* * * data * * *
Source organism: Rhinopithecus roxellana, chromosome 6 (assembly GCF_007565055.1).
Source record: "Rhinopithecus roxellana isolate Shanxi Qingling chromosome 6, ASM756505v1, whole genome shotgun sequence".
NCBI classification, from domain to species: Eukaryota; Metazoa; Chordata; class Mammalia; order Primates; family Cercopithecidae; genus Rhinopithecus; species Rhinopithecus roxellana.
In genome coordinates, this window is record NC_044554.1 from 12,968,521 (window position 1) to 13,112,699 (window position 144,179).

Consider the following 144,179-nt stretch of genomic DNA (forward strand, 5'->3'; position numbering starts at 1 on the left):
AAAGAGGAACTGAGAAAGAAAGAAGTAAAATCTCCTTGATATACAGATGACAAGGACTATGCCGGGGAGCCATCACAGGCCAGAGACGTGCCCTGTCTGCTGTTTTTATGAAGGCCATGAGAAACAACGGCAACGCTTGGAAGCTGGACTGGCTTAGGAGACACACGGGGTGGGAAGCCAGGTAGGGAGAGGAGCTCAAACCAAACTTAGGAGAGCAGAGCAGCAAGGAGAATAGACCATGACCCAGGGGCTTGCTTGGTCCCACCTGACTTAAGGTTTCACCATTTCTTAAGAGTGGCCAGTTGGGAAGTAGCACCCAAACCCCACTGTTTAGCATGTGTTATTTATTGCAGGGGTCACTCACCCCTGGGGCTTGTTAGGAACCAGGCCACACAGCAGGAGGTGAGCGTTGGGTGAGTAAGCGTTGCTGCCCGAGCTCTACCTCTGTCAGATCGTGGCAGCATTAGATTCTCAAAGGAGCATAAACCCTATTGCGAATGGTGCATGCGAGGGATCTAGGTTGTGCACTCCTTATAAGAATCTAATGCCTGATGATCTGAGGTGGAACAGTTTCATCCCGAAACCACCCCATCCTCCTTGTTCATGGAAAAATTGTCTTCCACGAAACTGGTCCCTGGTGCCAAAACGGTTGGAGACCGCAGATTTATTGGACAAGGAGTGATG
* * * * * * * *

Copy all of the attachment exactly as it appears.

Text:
Source organism: Rhinopithecus roxellana, chromosome 6 (assembly GCF_007565055.1).
Source record: "Rhinopithecus roxellana isolate Shanxi Qingling chromosome 6, ASM756505v1, whole genome shotgun sequence".
NCBI classification, from domain to species: Eukaryota; Metazoa; Chordata; class Mammalia; order Primates; family Cercopithecidae; genus Rhinopithecus; species Rhinopithecus roxellana.
In genome coordinates, this window is record NC_044554.1 from 12,968,521 (window position 1) to 13,112,699 (window position 144,179).

Consider the following 144,179-nt stretch of genomic DNA (forward strand, 5'->3'; position numbering starts at 1 on the left):
AAAGAGGAACTGAGAAAGAAAGAAGTAAAATCTCCTTGATATACAGATGACAAGGACTATGCCGGGGAGCCATCACAGGCCAGAGACGTGCCCTGTCTGCTGTTTTTATGAAGGCCATGAGAAACAACGGCAACGCTTGGAAGCTGGACTGGCTTAGGAGACACACGGGGTGGGAAGCCAGGTAGGGAGAGGAGCTCAAACCAAACTTAGGAGAGCAGAGCAGCAAGGAGAATAGACCATGACCCAGGGGCTTGCTTGGTCCCACCTGACTTAAGGTTTCACCATTTCTTAAGAGTGGCCAGTTGGGAAGTAGCACCCAAACCCCACTGTTTAGCATGTGTTATTTATTGCAGGGGTCACTCACCCCTGGGGCTTGTTAGGAACCAGGCCACACAGCAGGAGGTGAGCGTTGGGTGAGTAAGCGTTGCTGCCCGAGCTCTACCTCTGTCAGATCGTGGCAGCATTAGATTCTCAAAGGAGCATAAACCCTATTGCGAATGGTGCATGCGAGGGATCTAGGTTGTGCACTCCTTATAAGAATCTAATGCCTGATGATCTGAGGTGGAACAGTTTCATCCCGAAACCACCCCATCCTCCTTGTTCATGGAAAAATTGTCTTCCACGAAACTGGTCCCTGGTGCCAAAACGGTTGGAGACCGCAGATTTATTGGACAAGGAGTGATG